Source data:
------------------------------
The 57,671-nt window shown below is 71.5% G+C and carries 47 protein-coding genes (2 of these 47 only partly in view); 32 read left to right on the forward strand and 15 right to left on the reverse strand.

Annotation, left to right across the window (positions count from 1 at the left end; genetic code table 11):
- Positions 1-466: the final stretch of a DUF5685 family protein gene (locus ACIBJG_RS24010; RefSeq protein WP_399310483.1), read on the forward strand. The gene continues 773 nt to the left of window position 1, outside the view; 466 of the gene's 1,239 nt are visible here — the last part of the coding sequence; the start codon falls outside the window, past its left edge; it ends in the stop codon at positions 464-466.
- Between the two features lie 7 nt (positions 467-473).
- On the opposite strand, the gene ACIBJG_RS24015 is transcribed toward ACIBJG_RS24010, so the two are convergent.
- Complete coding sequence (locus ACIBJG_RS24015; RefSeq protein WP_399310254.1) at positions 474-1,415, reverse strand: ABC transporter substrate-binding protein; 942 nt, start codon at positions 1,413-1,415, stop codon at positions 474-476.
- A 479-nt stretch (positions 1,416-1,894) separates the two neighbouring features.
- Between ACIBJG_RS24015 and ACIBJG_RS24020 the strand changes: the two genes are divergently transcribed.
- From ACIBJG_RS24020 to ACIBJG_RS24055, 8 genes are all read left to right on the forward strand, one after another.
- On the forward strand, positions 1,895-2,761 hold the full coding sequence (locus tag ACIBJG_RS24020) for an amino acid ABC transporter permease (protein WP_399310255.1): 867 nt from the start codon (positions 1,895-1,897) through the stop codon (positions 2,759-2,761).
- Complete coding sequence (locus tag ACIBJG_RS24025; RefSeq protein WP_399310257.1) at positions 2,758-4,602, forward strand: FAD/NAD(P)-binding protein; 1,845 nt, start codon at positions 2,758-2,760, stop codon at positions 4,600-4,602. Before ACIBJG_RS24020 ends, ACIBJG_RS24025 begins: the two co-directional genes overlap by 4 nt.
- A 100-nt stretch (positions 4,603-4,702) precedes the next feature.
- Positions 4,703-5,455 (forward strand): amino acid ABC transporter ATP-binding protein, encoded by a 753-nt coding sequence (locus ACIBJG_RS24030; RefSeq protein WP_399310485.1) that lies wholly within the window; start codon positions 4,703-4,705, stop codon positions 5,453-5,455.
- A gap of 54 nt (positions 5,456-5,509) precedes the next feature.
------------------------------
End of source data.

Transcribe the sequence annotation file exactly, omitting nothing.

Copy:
The 57,671-nt window shown below is 71.5% G+C and carries 47 protein-coding genes (2 of these 47 only partly in view); 32 read left to right on the forward strand and 15 right to left on the reverse strand.

Annotation, left to right across the window (positions count from 1 at the left end; genetic code table 11):
- Positions 1-466: the final stretch of a DUF5685 family protein gene (locus ACIBJG_RS24010; RefSeq protein WP_399310483.1), read on the forward strand. The gene continues 773 nt to the left of window position 1, outside the view; 466 of the gene's 1,239 nt are visible here — the last part of the coding sequence; the start codon falls outside the window, past its left edge; it ends in the stop codon at positions 464-466.
- Between the two features lie 7 nt (positions 467-473).
- On the opposite strand, the gene ACIBJG_RS24015 is transcribed toward ACIBJG_RS24010, so the two are convergent.
- Complete coding sequence (locus ACIBJG_RS24015; RefSeq protein WP_399310254.1) at positions 474-1,415, reverse strand: ABC transporter substrate-binding protein; 942 nt, start codon at positions 1,413-1,415, stop codon at positions 474-476.
- A 479-nt stretch (positions 1,416-1,894) separates the two neighbouring features.
- Between ACIBJG_RS24015 and ACIBJG_RS24020 the strand changes: the two genes are divergently transcribed.
- From ACIBJG_RS24020 to ACIBJG_RS24055, 8 genes are all read left to right on the forward strand, one after another.
- On the forward strand, positions 1,895-2,761 hold the full coding sequence (locus tag ACIBJG_RS24020) for an amino acid ABC transporter permease (protein WP_399310255.1): 867 nt from the start codon (positions 1,895-1,897) through the stop codon (positions 2,759-2,761).
- Complete coding sequence (locus tag ACIBJG_RS24025; RefSeq protein WP_399310257.1) at positions 2,758-4,602, forward strand: FAD/NAD(P)-binding protein; 1,845 nt, start codon at positions 2,758-2,760, stop codon at positions 4,600-4,602. Before ACIBJG_RS24020 ends, ACIBJG_RS24025 begins: the two co-directional genes overlap by 4 nt.
- A 100-nt stretch (positions 4,603-4,702) precedes the next feature.
- Positions 4,703-5,455 (forward strand): amino acid ABC transporter ATP-binding protein, encoded by a 753-nt coding sequence (locus ACIBJG_RS24030; RefSeq protein WP_399310485.1) that lies wholly within the window; start codon positions 4,703-4,705, stop codon positions 5,453-5,455.
- A gap of 54 nt (positions 5,456-5,509) precedes the next feature.